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Summary of this research

The results presented in the Trends Over Time Research 2016-2021 originate from six years of student feedback gathered by (the Irish Survey of Student Engagement; Suirbhé na hÉireann ar Rannpháirtíocht na Mac Léinn). Offering the same questions each year during this six year period allows us to present national results to understand and explore any changes in students’ perceptions of their experiences and engagement with their higher education institutions. Meaningful change does not happen quickly, and it best happens when based on the results of multiple years of data.

Within institutions enhancements are being made as a result of, and staff and students are best placed to measure and understand the impact of those enhancements through interrogation of their institutional data because of their understanding of the local context. This research includes case studies from institutions highlighting how they have used and PGR to effect change. It is hoped that this body of case studies will continue to grow in order to provide examples and effective practices to support others who are looking to make the most of the valuable dataset has created.

This research concludes with the contextualisation of results in Ireland against 10 other countries. Readers may find these analyses of interest and they may spark further research.

This addition to the student engagement discourse in Ireland will stimulate discussion about the trajectory of student engagement developments and their impact over time, as well as provide participating institutions with inspiration and direction for their own analyses and actions.

Key messages from presentation of case studies

The case studies demonstrate the importance of collecting information showing how participating institutions have used the results of and PGR to achieve impact and to enhance the experience of students in their institution.

Institutions have used the responses, both qualitative and quantitative, to inform institutional decision making. The potential use of the survey is vast, and the case studies describe actions like informing programme design and provision of student facilities.

Success of decisions can be measured by analysing the results of subsequent surveys.

Capacity to analyse their data remains variable, but improving, across and within the institutions.

Key messages from results over time

232,450 students responded to between 2016 and 2021, which provides a large and robust evidence base to inform policy and institutional actions

The response rate is nearly 30% per annum, with first years responding at higher levels than final year undergrads or postgrads, female students responding more than male, and full-time students responding more than part-time.

At a national level, change happens in small increments. However, the inclusion of interactive dashboards allows for deeper exploration of the data, and to gain greater understanding of similarities and differences between groups of students over time.

Some indicators, such as Collaborative Learning and Student-Faculty Interaction, show a significant change in the trend in 2021, likely to be those most influenced by COVID-19. Other indicators, such as Learning Strategies, did not appear to change their trajectory in 2021.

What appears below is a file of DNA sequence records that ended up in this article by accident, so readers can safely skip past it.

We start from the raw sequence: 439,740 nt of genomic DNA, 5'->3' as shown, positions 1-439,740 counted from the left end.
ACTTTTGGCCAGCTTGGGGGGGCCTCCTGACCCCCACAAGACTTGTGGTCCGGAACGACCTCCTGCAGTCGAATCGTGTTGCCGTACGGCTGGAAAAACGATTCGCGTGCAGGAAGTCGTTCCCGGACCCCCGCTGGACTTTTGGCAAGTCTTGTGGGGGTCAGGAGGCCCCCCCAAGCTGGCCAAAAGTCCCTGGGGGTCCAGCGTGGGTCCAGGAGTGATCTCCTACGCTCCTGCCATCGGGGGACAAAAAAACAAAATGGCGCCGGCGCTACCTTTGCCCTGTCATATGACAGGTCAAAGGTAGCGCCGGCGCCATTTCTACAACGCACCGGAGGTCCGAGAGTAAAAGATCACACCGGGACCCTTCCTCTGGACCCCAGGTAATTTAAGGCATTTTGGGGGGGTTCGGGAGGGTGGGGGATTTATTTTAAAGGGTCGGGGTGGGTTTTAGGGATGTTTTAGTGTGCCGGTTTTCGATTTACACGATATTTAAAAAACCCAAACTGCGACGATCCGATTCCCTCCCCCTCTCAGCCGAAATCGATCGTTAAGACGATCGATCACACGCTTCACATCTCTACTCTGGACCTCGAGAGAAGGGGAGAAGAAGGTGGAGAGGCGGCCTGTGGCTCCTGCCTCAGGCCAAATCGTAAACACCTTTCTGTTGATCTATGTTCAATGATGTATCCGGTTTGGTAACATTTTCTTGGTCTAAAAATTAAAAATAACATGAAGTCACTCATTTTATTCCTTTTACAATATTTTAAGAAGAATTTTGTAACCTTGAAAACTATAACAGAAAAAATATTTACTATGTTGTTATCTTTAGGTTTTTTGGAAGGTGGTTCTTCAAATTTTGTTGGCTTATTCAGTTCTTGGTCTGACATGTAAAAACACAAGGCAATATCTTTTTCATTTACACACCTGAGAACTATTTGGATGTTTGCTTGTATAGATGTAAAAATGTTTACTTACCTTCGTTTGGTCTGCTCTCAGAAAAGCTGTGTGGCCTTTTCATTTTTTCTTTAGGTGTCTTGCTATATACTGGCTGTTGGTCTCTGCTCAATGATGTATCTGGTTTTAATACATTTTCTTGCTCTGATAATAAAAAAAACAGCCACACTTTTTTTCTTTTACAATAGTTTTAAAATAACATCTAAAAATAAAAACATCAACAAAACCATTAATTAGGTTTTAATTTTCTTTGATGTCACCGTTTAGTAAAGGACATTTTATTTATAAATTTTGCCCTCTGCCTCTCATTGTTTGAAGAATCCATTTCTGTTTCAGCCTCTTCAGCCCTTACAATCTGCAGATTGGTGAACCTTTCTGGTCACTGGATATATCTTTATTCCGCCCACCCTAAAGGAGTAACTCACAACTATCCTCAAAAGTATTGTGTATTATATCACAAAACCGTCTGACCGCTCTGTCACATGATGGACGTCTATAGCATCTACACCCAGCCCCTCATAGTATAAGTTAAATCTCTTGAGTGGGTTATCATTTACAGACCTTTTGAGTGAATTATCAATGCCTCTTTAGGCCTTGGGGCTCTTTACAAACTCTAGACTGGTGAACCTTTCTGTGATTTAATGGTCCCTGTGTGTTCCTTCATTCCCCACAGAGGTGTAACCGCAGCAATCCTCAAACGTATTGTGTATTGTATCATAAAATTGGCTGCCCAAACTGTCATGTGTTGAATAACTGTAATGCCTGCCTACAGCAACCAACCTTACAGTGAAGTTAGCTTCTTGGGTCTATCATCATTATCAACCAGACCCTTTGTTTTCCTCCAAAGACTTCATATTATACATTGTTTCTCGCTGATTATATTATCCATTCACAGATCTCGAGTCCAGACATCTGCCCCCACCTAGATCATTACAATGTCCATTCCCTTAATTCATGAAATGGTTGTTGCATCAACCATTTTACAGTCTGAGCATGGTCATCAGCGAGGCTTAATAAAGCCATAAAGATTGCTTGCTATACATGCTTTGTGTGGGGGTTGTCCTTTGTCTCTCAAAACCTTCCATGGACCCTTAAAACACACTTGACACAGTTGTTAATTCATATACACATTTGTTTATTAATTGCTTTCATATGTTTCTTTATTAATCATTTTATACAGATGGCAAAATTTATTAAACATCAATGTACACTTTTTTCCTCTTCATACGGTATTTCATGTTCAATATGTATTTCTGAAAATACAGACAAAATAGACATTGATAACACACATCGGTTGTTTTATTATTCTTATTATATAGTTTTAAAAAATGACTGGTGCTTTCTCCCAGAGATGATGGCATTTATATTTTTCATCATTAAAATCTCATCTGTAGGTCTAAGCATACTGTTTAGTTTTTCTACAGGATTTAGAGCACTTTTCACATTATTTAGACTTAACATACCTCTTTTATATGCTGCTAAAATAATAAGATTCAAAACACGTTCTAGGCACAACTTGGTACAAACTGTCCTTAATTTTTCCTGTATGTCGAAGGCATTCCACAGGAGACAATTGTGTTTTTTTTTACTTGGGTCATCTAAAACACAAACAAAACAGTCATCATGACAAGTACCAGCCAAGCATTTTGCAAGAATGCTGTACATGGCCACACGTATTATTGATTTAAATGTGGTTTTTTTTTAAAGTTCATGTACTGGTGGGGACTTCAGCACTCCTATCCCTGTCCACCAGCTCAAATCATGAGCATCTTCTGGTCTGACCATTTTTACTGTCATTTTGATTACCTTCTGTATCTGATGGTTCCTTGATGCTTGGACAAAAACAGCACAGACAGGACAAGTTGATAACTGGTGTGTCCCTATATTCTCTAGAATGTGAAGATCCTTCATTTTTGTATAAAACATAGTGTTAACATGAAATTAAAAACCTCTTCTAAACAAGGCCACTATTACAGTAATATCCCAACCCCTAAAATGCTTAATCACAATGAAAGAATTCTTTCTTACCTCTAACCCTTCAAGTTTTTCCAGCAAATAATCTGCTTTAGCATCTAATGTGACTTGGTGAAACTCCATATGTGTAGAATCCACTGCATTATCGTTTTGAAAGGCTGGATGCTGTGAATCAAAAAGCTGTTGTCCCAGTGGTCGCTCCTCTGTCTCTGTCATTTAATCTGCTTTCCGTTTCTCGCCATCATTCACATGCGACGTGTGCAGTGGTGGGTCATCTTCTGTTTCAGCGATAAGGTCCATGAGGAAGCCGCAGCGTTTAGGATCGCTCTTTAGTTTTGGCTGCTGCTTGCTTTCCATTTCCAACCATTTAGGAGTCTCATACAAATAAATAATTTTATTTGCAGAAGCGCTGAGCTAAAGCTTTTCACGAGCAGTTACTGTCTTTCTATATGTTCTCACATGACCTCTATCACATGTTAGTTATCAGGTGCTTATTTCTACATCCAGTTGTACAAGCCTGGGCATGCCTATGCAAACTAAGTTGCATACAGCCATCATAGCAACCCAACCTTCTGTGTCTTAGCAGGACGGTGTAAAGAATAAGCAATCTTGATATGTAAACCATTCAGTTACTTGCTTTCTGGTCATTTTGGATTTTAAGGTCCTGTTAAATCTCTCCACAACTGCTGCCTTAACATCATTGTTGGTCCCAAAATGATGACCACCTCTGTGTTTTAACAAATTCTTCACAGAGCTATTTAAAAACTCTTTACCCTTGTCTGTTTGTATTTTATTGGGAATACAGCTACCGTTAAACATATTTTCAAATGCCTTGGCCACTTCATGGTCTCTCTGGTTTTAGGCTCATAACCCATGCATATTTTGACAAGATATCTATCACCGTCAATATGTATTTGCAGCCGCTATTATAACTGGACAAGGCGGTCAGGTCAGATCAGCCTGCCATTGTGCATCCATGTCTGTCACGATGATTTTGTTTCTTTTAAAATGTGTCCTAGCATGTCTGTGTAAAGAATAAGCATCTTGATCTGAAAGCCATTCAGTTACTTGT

Key messages from in an international context

The examination of high-level results for other countries was valuable in helping us understand the significance of the results for students in Ireland.

The mean scores for respondents in Ireland fall towards the middle of the range of scores for other adaptations of the NSSE survey worldwide. There was no one country which the results for students in Ireland were similar to for all four questions included as responses varied from country to country and from question to question.

There are limitations to how closely results can be compared to results of different surveys of student experience being operated in diverse higher education contexts worldwide. This is especially true of comparisons of the and UK National Student Survey (NSS) results.

A chapter on the Irish Survey of Student Engagement, as well as a chapter containing further analysis of the data used for “Ireland compared to Australia, Chile, China, South Korea, South Africa, USA and UK” has been published in Global Student Engagement (Coates, Gao, Guo & Shi, 2022).

Conclusion and next steps

The results of are one part of a larger cycle of activity, which emphasises promoting the survey, participating in the survey, analysing the results and achieving impact. Data analysis and achievement of impact take time, and these parts of the cycle are not solely dependent on the timing of fieldwork. As we can see from this research, the data have enduring value that is not tied to the year the data were collected in. For, achieving impact is understood to mean identifying the value which has been added, and continues to be added, to the student experience by this data collection, analyses and the subsequent integration of results into policy and practice (Nic Fhlannchadha & Hackett, 2020). In other words, exploring what real positive impacts the survey has had in terms of highlighting indicative areas which appear to be working well, areas for improvement and areas for further development.

The Irish Survey of Student Engagement first took place in 2013. As we move into the next decade of, conversations will be had about the future of the survey, its use in influencing policy and practice, and its authentic value to students. Let’s have those conversations together, starting at the Practitioners Forum in Galway in June 2022. Find more information here, bígí linn!

Questions, comments and further information

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